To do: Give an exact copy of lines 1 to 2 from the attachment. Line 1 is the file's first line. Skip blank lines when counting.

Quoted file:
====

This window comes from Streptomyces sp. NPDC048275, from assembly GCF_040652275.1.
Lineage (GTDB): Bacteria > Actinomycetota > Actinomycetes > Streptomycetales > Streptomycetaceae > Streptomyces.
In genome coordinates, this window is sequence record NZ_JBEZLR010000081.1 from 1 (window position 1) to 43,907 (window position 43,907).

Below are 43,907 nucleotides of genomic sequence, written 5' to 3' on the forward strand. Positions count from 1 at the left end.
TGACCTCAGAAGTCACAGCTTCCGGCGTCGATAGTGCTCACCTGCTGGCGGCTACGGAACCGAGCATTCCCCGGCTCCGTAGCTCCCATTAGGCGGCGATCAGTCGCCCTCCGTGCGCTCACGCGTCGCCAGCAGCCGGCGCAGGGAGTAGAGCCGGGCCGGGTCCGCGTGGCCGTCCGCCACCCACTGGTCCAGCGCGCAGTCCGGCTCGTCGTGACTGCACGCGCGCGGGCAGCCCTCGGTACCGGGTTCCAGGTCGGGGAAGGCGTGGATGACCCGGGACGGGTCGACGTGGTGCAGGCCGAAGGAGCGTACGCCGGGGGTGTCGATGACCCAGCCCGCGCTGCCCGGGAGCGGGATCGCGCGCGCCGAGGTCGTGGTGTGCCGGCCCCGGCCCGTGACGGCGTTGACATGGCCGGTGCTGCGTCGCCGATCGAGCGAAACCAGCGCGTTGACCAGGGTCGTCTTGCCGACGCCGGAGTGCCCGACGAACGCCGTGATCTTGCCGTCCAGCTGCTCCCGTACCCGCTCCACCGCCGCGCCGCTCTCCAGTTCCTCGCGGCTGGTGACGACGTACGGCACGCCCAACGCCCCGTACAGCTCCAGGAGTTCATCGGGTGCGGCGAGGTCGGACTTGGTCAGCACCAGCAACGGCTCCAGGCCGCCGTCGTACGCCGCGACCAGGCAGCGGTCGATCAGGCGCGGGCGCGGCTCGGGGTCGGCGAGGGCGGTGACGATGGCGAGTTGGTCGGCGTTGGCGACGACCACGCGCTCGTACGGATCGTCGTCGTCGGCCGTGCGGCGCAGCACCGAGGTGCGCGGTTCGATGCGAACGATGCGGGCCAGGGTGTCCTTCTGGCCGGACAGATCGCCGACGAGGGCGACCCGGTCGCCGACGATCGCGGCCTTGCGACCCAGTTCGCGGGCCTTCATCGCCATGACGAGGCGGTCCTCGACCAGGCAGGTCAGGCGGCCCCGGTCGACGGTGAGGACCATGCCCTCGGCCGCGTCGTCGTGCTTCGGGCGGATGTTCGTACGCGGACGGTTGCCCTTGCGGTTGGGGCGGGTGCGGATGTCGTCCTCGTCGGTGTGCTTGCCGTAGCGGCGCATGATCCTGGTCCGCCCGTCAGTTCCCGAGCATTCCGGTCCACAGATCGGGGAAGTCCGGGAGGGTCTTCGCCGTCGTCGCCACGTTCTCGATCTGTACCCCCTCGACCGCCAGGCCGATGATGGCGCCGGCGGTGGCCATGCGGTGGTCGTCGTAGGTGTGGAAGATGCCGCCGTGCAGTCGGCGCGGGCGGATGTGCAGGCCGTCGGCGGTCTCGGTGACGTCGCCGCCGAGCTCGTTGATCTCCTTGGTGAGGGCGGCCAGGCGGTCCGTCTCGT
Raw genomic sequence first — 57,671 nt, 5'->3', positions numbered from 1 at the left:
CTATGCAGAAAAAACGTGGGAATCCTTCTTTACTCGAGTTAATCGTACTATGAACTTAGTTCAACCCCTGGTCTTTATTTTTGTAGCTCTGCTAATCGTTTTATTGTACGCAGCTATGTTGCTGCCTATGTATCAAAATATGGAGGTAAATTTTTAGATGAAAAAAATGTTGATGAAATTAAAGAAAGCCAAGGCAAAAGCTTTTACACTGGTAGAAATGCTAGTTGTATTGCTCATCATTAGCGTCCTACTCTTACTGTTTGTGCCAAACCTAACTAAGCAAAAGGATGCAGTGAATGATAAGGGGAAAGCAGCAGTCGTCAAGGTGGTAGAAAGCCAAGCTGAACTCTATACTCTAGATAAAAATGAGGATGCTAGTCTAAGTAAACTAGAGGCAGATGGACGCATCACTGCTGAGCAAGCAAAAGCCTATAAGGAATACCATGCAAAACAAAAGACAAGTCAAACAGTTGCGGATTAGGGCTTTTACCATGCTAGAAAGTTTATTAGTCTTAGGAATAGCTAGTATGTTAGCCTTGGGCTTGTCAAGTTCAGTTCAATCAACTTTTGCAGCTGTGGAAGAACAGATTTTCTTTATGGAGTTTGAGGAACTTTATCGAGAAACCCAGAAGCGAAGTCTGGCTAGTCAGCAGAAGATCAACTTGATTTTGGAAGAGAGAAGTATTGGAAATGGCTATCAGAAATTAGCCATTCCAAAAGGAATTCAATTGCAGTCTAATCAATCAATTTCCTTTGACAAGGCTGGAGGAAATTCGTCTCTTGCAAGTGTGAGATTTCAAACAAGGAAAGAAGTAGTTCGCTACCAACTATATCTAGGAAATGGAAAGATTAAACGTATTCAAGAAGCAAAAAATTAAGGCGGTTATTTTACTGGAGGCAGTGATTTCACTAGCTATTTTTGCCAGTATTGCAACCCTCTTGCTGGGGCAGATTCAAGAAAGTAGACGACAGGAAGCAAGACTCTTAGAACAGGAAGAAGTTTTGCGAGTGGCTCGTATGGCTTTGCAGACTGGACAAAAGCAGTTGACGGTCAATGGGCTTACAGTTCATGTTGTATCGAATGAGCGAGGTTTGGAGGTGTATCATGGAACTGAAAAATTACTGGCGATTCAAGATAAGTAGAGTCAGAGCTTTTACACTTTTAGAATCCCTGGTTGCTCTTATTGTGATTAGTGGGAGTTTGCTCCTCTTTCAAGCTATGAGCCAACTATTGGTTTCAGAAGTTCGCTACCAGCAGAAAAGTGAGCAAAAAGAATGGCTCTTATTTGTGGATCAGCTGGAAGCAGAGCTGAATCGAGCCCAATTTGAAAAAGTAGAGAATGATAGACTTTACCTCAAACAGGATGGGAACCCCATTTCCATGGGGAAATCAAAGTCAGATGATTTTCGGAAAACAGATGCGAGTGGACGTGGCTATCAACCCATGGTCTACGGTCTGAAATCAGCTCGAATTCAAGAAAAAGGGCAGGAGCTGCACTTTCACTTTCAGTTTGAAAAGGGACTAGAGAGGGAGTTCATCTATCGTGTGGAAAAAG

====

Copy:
This window comes from Streptomyces sp. NPDC048275, from assembly GCF_040652275.1.
Lineage (GTDB): Bacteria > Actinomycetota > Actinomycetes > Streptomycetales > Streptomycetaceae > Streptomyces.